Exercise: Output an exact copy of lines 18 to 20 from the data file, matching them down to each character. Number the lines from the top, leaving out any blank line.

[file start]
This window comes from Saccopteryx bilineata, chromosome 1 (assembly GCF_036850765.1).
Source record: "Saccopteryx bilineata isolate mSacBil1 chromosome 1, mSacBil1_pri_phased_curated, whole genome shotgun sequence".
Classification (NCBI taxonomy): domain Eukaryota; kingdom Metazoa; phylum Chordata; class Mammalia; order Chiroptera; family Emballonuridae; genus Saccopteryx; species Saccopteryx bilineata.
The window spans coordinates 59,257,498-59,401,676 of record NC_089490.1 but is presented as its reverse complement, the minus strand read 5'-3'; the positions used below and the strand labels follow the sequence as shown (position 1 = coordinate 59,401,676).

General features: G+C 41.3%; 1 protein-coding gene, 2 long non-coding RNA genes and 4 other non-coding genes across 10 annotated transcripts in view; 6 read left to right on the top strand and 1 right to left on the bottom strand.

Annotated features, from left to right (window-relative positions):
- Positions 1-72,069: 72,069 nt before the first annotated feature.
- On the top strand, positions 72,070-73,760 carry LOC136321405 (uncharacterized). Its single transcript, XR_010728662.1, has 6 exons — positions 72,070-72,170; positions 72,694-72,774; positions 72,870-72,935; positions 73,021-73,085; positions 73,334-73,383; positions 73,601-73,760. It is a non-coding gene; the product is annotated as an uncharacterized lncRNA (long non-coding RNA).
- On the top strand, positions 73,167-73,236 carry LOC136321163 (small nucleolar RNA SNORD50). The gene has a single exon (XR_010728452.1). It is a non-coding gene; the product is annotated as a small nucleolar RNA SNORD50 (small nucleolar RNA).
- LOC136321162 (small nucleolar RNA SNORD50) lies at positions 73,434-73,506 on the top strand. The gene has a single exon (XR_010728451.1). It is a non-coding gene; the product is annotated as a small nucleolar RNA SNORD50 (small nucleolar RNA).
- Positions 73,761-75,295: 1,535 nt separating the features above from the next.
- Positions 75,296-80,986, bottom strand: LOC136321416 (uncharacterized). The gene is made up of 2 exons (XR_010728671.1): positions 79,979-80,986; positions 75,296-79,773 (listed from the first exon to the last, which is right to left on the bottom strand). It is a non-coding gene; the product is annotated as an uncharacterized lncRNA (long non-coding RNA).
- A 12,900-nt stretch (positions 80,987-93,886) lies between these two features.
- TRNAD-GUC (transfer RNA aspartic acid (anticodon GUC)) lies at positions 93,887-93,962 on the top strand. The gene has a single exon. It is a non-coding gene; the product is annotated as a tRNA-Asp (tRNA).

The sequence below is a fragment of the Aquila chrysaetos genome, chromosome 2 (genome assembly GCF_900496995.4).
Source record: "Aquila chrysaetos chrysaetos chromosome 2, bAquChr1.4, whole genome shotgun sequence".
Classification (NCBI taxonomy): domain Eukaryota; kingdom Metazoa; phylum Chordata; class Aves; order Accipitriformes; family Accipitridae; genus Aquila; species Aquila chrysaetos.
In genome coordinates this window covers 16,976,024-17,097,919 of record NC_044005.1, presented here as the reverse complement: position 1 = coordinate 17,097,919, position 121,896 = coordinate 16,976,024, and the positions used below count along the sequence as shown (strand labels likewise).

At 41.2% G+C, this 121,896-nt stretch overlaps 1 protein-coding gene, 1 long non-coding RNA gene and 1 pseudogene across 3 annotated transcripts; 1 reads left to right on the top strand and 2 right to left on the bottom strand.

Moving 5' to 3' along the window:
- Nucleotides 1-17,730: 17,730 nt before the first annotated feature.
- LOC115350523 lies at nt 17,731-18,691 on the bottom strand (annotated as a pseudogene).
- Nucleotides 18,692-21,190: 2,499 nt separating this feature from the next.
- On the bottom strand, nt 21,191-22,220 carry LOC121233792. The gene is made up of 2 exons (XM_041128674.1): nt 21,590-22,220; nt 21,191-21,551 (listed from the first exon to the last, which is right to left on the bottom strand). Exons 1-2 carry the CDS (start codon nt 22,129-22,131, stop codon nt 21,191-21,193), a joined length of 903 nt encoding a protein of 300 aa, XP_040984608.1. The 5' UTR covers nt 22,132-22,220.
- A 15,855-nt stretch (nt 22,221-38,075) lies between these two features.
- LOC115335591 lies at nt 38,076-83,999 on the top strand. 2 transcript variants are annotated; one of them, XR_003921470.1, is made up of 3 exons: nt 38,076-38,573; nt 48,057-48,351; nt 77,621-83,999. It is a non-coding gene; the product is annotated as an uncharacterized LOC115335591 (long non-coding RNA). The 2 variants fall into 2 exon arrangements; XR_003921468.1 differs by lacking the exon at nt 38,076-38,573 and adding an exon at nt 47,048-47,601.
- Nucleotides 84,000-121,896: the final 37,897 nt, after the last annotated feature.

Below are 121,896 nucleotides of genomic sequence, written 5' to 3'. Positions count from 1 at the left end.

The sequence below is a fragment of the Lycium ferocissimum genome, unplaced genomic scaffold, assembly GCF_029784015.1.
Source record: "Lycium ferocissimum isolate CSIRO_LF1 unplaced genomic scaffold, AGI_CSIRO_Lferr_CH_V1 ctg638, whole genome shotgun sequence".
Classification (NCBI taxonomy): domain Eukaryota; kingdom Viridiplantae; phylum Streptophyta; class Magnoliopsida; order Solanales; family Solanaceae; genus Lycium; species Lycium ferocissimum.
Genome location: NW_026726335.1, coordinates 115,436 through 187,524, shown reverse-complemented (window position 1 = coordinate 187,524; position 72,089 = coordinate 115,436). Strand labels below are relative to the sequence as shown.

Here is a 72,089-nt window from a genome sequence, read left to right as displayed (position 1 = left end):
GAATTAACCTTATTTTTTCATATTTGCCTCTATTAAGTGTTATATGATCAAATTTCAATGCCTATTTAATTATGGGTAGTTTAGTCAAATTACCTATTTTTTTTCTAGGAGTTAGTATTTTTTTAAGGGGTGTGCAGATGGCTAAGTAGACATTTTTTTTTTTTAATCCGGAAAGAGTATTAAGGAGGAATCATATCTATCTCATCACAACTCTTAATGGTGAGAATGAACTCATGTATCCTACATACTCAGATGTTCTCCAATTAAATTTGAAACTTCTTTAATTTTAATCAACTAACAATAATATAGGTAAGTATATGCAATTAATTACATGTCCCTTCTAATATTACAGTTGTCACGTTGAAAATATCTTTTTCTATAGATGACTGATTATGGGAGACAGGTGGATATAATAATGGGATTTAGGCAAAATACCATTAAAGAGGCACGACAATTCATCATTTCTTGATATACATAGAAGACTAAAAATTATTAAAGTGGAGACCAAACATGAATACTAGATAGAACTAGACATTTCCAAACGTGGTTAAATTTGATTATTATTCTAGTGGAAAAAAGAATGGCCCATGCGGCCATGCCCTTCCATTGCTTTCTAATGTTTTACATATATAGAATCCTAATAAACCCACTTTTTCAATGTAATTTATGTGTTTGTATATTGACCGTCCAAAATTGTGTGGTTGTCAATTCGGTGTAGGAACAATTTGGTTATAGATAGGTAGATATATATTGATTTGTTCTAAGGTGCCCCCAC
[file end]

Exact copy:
In genome coordinates this window covers 16,976,024-17,097,919 of record NC_044005.1, presented here as the reverse complement: position 1 = coordinate 17,097,919, position 121,896 = coordinate 16,976,024, and the positions used below count along the sequence as shown (strand labels likewise).

At 41.2% G+C, this 121,896-nt stretch overlaps 1 protein-coding gene, 1 long non-coding RNA gene and 1 pseudogene across 3 annotated transcripts; 1 reads left to right on the top strand and 2 right to left on the bottom strand.

Moving 5' to 3' along the window: